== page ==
The Naval Research Program (NRP) at the Naval Postgraduate School (NPS) held its annual Naval Research Working Group (NRWG) event virtually, April 20-22, providing a forum for Department of Defense (DOD) organizations to be research topic sponsors, communicating their operational challenges and recommending research topics to NPS faculty and students.
Approximately 300 people from throughout the DOD, Navy and Marine Corps, as well as the NPS community, participated in NRWG to connect with each other for researching and developing solutions to current warfighter challenges.
“[NRWG] is about the ability to bring to the force and the fleet a remarkable aggregation of intellectual and experiential knowledge,” said NPS President retired Vice Adm. Ann E. Rondeau during her keynote address. “Our research needs to be different. It needs to have that competitive edge, but also must have a collaborative core to it because we need to do these things together, not for redundancy, but for integration and the sharing of knowledge. That's what this particular NRP does, it’s different than so many other research endeavors in the country. It requires and mandates collaboration with the purpose in mind of application.”
NPS Senior Marine Corps Representative Col. Randy Pugh believes the NRP is tremendously important for three big reasons. The first being its ability to answer a multitude of difficult questions and provide insight about topics that the Navy and Marine Corps value over others, supporting 80 to 85 different projects per year. Next, it connects the Naval Education Enterprise (NEE), the Naval Research and Development Establishment (NRDE), the service headquarters, and brings this to the Fleet and Fleet Marine Force as a coherent team working collaboratively and collectively towards finding solutions for these challenges. Third, and most importantly to Pugh, the NPR provides NPS faculty and students with critical projects to focus on.
“[The NRP] will provide them ideas about what the problems are and how to get after the solutions,” said Pugh. “This will prepare them moving forward as they go back to the Fleet and Fleet Marine Force, integrating the solutions into operations.”
As representatives from DOD organizations shared research topic briefs to potentially make connections through shared research interests or goals, NPS faculty and students highlighted their capabilities through poster sessions, panels, pre-recorded lab tours, and presentations during NRWG.
For example, faculty from NPS’ newly-established Climate and Security Network talked about their current projects. NPS Energy Academic Group (EAG) Research Associate Kristen Fletcher talked about the EAG’s interdisciplinary effort to develop an environmental portfolio focused on climate, energy and security. During the presentation, the U.S. Coast Guard Research & Development Center (RDC) expressed interest in working with the Climate and Security Network to develop scenarios for a climate and technology focused evergreen event with the Coast Guard Headquarters.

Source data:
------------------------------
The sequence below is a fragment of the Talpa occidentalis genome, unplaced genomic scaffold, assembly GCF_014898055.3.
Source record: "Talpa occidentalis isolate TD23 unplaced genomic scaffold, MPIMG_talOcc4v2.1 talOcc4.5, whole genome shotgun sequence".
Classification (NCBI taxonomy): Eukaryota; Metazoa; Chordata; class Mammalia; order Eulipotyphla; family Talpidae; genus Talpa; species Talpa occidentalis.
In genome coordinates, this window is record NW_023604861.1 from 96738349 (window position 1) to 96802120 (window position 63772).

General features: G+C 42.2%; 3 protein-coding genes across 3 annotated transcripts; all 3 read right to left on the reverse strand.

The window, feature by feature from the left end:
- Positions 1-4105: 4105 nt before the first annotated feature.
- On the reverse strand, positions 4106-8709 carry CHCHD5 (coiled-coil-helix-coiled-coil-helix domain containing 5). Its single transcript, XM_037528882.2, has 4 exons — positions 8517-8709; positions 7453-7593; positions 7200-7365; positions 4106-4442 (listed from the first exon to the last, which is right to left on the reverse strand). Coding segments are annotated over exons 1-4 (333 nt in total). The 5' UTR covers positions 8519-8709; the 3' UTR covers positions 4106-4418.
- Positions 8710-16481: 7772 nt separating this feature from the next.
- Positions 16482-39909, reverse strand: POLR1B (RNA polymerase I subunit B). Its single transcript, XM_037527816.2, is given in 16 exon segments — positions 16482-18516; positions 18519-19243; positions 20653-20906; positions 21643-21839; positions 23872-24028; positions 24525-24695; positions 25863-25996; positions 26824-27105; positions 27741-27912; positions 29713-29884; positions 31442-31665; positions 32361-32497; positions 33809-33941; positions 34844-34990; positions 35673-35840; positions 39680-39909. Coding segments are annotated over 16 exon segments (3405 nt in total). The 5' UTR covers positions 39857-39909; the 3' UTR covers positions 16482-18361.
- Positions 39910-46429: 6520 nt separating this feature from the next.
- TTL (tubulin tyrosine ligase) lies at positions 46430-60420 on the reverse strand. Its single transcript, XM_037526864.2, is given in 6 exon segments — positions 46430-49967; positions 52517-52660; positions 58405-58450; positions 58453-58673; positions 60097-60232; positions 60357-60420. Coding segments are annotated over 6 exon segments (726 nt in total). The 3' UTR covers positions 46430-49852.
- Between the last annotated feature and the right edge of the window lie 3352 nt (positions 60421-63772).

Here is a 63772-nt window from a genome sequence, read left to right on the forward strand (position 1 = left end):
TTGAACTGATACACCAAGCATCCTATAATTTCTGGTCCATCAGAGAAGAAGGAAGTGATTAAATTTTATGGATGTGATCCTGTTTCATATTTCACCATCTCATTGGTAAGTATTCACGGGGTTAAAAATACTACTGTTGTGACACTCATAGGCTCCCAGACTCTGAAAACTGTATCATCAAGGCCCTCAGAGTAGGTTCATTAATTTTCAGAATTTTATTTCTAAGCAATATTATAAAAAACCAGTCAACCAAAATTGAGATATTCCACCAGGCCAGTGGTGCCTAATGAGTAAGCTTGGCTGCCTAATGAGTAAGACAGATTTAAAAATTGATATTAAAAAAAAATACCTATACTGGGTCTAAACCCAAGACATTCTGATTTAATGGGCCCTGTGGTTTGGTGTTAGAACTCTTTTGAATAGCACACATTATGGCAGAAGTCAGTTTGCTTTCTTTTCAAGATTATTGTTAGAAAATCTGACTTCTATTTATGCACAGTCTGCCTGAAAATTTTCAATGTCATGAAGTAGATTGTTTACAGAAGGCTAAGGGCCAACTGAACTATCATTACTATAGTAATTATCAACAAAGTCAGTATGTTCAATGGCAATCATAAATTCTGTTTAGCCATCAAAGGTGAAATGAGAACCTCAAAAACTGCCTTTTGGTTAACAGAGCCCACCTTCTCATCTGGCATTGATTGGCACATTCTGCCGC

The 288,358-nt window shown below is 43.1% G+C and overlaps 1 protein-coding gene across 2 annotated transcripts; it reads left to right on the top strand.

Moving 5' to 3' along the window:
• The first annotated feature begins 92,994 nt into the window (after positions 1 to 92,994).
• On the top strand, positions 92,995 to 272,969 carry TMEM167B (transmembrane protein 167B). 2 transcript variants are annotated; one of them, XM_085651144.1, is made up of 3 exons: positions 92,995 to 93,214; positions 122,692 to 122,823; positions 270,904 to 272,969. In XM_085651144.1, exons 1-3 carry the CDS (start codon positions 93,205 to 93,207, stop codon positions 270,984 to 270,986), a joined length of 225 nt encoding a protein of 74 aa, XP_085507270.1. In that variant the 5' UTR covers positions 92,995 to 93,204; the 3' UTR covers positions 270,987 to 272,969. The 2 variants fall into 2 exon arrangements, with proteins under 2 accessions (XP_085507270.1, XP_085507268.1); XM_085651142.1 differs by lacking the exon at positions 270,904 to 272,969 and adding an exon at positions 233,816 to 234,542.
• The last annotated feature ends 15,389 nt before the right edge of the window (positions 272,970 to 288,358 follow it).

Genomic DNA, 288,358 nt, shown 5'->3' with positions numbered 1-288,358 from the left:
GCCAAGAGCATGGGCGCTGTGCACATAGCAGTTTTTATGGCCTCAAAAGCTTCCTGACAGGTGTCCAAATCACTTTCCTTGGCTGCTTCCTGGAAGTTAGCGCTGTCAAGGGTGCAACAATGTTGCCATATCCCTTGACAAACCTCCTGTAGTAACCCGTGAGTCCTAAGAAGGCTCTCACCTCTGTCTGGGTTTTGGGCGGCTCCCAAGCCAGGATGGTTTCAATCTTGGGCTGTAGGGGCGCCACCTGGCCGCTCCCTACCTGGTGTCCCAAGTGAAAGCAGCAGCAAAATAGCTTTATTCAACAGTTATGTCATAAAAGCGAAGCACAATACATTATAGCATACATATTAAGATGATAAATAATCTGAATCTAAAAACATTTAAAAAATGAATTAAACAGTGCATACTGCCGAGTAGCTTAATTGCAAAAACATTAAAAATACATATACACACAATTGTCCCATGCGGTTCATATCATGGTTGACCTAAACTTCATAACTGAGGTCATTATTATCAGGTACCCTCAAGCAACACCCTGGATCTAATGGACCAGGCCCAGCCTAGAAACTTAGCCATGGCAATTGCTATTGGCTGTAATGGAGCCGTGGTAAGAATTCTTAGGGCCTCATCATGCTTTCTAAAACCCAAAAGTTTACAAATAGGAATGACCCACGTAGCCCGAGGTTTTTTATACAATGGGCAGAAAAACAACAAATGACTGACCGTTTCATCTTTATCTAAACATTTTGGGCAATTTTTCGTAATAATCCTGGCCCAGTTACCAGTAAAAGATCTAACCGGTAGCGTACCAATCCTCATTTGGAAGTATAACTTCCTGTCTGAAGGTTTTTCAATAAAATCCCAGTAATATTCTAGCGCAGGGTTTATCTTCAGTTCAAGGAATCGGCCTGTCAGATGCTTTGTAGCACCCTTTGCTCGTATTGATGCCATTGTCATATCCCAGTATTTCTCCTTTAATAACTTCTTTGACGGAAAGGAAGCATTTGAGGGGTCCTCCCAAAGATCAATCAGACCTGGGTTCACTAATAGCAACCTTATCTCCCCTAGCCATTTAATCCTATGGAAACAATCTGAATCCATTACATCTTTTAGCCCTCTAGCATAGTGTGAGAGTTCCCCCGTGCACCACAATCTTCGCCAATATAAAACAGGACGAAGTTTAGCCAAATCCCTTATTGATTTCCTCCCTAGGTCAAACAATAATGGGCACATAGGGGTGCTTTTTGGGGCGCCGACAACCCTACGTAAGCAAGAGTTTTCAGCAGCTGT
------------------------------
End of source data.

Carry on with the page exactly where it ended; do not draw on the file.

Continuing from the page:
Recently, RDC renewed a Memorandum of Understanding with NPS to conduct joint research projects and exchanges that directly support defense priorities, and Coast Guard statutory missions within the Tri-Service Maritime Strategy. According to RDC Commanding Officer Capt. Dan Keane, the Coast Guard is eager to help researchers get onboard a Coast Guard vessel or aircraft to conduct research.
“Perhaps one of our strongest and most impactful partnerships is with the Naval Postgraduate School,” noted Keane. “Since an MOU was signed three years ago, the RDC has become a topic sponsor, we have proposed questions related to our portfolio that have turned into academic products, NPS researchers have worked with our researchers on summer studies and we have provided platforms for NPS experimentation. We believe that we have just scratched the surface and the future is incredibly bright. We are excited about the next five years.”
Since the start of NRWG in 2013, more than 2,500 topics have been submitted through the Navy Research Program. This year’s NRWG covered nearly 350 research topics.
“[NRWG] exposes our faculty and our students to real-world problems,” said Deputy Program Director for the NRP U.S. Marine Corps Lt. Col. David Forbell. “It allows them to work on solving these problems, which I think enhances their education. It allows the faculty to provide a much more enriching experience in their classes when they’re using real world problems.
“There are few organizations or institutions in academia that are as purely defense-focused as NPS is,” continued Forbell. “When you combine our defense-focused curricula with our primarily active duty officers and enlisted students who have the requisite experience coming from operational tours, it’s a powerful combination not largely replicated anywhere else.”